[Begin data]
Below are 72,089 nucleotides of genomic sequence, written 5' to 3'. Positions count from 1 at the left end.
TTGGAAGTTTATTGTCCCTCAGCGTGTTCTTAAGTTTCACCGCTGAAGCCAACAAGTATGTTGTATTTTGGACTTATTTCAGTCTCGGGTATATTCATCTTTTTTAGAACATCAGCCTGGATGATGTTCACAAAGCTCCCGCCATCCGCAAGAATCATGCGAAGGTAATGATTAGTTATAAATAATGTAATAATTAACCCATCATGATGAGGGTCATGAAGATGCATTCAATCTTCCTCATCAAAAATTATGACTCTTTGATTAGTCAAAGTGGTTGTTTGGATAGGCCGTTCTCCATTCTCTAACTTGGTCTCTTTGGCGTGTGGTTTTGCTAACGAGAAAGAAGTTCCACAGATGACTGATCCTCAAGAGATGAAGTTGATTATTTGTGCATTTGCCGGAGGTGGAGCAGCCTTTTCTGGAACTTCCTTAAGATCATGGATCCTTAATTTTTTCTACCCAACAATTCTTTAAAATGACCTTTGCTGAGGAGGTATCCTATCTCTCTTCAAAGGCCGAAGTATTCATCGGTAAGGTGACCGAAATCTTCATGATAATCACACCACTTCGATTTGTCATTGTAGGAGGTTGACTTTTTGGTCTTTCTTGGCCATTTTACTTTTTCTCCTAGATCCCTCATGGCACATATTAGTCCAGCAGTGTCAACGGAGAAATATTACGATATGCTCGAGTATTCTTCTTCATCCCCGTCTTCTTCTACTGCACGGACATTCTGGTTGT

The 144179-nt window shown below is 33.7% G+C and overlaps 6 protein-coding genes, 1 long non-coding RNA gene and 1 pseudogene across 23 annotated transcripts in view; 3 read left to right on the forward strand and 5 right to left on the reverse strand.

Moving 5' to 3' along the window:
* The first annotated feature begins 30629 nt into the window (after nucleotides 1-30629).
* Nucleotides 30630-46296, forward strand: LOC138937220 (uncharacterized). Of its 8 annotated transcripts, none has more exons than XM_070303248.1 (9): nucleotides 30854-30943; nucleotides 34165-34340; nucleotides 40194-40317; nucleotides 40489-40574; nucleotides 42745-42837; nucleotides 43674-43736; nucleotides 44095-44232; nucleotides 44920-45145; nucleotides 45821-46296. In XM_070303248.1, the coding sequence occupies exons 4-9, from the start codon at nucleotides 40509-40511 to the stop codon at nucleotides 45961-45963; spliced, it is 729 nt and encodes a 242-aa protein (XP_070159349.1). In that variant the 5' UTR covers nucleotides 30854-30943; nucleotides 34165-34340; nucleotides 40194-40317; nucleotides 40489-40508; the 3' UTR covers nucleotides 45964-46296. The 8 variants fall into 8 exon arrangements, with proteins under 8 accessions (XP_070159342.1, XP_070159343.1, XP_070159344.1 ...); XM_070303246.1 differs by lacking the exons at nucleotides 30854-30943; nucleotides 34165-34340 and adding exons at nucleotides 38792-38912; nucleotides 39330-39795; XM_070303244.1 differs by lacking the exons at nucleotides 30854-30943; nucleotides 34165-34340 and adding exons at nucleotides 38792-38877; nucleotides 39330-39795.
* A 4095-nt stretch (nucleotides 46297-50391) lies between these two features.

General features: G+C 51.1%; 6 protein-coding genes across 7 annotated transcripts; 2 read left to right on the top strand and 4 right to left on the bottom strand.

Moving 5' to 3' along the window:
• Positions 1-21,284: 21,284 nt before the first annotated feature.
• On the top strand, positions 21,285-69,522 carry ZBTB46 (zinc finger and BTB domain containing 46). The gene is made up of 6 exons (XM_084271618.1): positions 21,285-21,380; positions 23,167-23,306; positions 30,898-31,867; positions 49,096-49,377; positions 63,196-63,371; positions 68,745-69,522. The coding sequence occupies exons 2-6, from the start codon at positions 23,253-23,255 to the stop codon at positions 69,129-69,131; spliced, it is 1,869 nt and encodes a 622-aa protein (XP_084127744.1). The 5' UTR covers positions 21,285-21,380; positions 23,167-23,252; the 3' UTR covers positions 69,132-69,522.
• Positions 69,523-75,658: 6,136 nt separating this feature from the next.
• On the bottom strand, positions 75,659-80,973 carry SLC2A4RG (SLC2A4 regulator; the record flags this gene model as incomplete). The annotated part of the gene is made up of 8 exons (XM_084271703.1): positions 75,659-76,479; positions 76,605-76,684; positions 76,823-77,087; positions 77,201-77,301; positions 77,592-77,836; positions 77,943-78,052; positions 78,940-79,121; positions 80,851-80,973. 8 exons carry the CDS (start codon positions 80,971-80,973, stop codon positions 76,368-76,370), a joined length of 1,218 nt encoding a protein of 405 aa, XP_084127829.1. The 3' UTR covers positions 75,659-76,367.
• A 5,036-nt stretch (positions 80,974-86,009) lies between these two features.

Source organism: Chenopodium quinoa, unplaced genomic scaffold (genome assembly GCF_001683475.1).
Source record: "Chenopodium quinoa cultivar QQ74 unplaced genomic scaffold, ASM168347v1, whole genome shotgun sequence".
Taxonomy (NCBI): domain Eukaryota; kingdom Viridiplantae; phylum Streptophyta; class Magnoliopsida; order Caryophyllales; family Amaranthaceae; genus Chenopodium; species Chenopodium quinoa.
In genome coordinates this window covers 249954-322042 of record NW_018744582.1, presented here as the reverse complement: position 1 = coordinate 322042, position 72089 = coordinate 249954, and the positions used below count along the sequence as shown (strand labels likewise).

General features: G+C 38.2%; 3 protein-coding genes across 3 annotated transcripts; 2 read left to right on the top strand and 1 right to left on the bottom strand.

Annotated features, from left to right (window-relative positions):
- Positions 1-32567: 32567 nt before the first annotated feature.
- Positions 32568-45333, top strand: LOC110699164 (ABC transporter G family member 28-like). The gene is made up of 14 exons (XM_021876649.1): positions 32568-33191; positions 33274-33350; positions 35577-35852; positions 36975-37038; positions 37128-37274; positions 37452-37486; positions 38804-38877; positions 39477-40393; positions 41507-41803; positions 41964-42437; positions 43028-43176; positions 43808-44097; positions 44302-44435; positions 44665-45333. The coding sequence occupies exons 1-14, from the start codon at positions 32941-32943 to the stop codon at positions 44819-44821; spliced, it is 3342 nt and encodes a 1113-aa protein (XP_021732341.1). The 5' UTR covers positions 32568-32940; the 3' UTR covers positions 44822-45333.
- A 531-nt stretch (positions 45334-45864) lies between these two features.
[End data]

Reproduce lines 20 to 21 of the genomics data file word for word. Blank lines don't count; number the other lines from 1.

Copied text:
Annotated features, from left to right (window-relative positions):
- Positions 1-32567: 32567 nt before the first annotated feature.